Headquartered in Marlborough, MA, Tata & Howard also has offices in Lakeville, MA; Concord, NH; Portland, ME; St. Johnsbury, VT; and Flagstaff, AZ and specializes in water, wastewater, stormwater, and environmental services. The firm was retained by the Town of Falmouth to provide lead engineering services for the design and construction administration of the new 8.4 million gallon per day Long Pond Water Treatment Plant (WTP) in Falmouth.  The new WTP, which replaces an 1890s-era facility that operated under a filtration waiver, provides the town with the ability to meet current regulatory requirements and remove pathogens, taste, odor, organic matter, and algae/algal toxins; produce stable water quality; and provide flexibility to meet uncertain future regulatory and water quality challenges.

“The awards honor this year’s most outstanding engineering accomplishments in Massachusetts,” said ACEC/MA President Michael Scipione, PE president and CEO of Weston & Sampson Engineering. “They are excellent examples of how engineers create projects that improve our lives and communities. Professional engineers are dedicated to providing quality infrastructure, providing safe and reliable water and energy, and making our buildings safe and energy efficient. We congratulate our winners on their exceptional achievements.”

ACEC/MA is the business association of the Massachusetts engineering industry, representing over 120 independent engineering companies engaged in the development of transportation, environmental, industrial, and other infrastructure. Founded in 1960 and headquartered in Boston, MA, ACEC/MA is a member organization of the American Council of Engineering Companies (ACEC) based in Washington, DC. ACEC is a national federation of 51 state and regional organizations. For more information on ACEC/MA, visit their website at www.acecma.org. ACEC/MA is undertaking an awareness campaign to educate the public on the many contributions engineers make in everyday life through their hash tag #EngineeringGoFigure. To Follow us on Twitter:  @ACECMA

Monday, June 25, 2018

Cearns to direct alternative delivery for WSP’s northeast and central regions

 
Denny Cearns has been named director of alternative delivery for the northeast and central regions of WSP USA, formerly WSP | Parsons Brinckerhoff, an engineering and professional services consultancy. Based in the firm’s Washington, D.C. office, Cearns will manage the pursuit and execution of projects using alternative delivery methods covering various markets, including highways, transit and rail, and aviation, drawing on the firm’s extensive experience in alternative project delivery, including design-build and public-private partnerships (P3). Cearns will focus on identifying and applying best practices to improve efficiency, identify and mitigate project risks, and meet cost and schedule objectives.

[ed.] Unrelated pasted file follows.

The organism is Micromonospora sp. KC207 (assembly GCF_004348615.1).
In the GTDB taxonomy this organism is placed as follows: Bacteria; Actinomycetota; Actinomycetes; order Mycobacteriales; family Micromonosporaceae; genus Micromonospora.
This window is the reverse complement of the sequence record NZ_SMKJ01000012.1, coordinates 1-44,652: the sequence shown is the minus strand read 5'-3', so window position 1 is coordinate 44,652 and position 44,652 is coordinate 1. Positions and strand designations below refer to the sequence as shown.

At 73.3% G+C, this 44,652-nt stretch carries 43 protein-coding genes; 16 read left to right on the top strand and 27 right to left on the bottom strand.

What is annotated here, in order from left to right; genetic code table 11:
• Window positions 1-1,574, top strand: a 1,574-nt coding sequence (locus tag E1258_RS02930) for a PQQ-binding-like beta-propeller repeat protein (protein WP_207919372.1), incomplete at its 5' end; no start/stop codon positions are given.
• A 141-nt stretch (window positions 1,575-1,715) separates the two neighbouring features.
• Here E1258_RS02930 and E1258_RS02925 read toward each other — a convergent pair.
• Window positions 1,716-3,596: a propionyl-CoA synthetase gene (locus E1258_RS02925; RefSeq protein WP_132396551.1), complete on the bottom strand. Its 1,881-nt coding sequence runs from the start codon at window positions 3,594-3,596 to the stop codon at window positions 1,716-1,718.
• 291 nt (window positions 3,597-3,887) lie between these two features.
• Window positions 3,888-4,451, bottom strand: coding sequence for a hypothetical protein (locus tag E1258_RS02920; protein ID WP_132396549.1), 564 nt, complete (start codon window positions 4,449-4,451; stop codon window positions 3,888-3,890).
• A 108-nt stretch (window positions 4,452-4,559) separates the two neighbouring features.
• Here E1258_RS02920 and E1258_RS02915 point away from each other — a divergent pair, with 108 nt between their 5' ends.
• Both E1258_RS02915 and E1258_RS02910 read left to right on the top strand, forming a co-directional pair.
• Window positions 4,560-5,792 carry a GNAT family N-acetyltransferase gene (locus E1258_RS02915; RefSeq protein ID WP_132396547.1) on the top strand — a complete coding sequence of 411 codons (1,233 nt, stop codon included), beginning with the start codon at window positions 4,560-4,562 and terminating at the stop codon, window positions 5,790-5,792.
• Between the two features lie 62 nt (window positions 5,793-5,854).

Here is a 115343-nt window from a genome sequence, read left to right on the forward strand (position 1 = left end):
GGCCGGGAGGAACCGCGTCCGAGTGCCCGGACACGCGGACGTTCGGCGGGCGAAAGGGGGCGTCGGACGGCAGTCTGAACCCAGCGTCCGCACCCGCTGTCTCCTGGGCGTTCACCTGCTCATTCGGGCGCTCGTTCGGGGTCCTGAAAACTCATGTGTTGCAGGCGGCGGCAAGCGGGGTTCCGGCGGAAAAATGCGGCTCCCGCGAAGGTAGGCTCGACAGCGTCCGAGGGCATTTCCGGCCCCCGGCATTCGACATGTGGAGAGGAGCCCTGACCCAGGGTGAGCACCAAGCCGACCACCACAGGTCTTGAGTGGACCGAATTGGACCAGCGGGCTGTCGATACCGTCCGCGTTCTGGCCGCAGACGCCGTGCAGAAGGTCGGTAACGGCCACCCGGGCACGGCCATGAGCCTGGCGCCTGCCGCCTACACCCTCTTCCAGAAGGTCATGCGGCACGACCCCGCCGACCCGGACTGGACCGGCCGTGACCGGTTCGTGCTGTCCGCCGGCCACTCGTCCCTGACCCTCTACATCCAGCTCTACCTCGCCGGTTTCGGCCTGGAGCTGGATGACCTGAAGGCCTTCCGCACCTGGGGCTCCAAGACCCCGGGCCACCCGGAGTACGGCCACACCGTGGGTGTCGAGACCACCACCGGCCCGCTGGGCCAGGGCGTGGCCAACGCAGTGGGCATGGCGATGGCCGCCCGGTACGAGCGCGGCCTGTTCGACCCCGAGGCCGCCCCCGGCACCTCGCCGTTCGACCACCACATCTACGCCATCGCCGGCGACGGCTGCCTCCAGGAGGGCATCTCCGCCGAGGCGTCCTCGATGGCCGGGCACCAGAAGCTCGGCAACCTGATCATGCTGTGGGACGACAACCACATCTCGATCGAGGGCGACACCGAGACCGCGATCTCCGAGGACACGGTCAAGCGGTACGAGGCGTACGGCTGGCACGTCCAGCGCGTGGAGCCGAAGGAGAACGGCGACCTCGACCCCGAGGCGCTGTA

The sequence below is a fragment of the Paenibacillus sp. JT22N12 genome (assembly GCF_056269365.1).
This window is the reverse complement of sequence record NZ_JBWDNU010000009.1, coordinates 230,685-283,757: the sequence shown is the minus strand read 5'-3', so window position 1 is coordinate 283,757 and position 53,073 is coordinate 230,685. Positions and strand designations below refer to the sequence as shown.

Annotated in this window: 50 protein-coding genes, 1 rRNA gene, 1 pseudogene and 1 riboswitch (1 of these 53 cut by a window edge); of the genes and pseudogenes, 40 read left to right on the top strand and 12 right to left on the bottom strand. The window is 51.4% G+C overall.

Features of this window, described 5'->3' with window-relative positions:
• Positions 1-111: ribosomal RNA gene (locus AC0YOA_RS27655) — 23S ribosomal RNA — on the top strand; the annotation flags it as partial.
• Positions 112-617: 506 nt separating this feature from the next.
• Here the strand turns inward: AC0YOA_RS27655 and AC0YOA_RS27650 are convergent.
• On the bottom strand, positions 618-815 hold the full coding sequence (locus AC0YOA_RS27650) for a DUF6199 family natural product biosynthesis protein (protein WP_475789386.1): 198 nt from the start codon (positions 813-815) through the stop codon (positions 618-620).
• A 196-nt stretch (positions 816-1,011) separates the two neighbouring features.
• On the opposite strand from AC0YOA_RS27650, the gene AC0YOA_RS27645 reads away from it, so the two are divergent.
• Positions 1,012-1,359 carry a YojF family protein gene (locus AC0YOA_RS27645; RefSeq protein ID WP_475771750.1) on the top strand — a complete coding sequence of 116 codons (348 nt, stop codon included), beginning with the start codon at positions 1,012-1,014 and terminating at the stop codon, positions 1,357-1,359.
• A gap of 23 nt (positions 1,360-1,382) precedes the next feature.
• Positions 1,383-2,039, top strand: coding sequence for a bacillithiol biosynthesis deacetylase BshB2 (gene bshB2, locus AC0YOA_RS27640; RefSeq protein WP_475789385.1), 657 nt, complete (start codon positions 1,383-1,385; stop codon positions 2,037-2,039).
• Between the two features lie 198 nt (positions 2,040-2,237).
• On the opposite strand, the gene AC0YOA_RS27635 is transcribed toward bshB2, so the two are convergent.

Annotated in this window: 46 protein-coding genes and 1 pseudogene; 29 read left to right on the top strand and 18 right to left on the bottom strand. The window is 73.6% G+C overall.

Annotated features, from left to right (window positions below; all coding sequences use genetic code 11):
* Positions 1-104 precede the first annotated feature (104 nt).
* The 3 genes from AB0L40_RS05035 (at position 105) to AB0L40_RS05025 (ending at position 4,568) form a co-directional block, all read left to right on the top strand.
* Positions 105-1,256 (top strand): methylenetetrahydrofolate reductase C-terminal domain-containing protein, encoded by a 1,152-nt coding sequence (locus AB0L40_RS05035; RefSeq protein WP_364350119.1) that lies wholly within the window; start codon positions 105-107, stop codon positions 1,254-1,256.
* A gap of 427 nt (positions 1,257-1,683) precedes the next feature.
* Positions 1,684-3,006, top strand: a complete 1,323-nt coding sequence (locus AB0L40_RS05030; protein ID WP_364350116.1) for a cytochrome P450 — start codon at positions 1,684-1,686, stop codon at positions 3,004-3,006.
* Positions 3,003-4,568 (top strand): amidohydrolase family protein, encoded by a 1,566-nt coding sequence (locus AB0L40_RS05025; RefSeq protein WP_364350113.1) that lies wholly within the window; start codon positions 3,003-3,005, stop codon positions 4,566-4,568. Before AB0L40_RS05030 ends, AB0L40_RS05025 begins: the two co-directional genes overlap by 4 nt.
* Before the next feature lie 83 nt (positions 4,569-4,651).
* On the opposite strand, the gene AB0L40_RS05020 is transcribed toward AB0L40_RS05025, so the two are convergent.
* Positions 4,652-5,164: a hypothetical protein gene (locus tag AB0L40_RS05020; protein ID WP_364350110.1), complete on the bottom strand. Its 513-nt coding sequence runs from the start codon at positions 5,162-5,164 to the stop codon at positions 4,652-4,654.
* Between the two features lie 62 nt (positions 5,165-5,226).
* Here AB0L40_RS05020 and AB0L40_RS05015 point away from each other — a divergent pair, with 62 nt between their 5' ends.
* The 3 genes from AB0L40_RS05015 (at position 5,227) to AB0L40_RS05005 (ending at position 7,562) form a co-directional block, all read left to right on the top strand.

“Having Denny Cearns join us as part of our alternate delivery team strengthens our focus on delivery and relationships with contractors. We are pleased to have him on our team,” says Fred Tallarico, the firm’s national director of alternative delivery. “Denny’s strong leadership skills are a welcome addition to supplement our efforts and acumen in alternate delivery service with contractors and concessionaires,” adds Bernie McNeilly, chief operating officer of WSP’s U.S. transportation and infrastructure business.
Prior to joining WSP, Cearns served as alternative delivery director for a major professional services firm, responsible for strategic planning and business development, contract development and negotiation, and supervision of project operations. His experience includes managing the firm’s work on one of the largest public works projects in Nevada, which involved improvements to I-15 along the Las Vegas strip. He also served as the design director for the Purple Line Transit P3 Project in Maryland.
A licensed Professional Engineer in the state of Washington, Cearns holds a bachelor’s degree from the University of Washington. He is affiliated with the Design-Build Institute of America.
WSP helps cities, transit authorities, redevelopment agencies, and developers structure alternative delivery transactions, secure federal, state and local public finance resources, and integrate private investment into public infrastructure projects. The firm’s alternative delivery practice provides public sector planning, procurement advisory and contract administration, and private investor advisory services to advance infrastructure development. With its knowledge of the P3 market and the operation and management of infrastructure assets, WSP also provides investor advisory services to buyers or sellers seeking to maximize value with acceptable risk.
WSP USA, formerly WSP | Parsons Brinckerhoff, is the U.S. operating company of WSP, an engineering and professional services firms. Dedicated to serving local communities, we are engineers, planners, technical experts, strategic advisors and construction management professionals. WSP USA designs solutions in the buildings, transportation, energy, water and environment sectors. With more than 7,000 people in 100 offices across the U.S., we partner with our clients to help communities prosper. For more information, visit www.wsp.com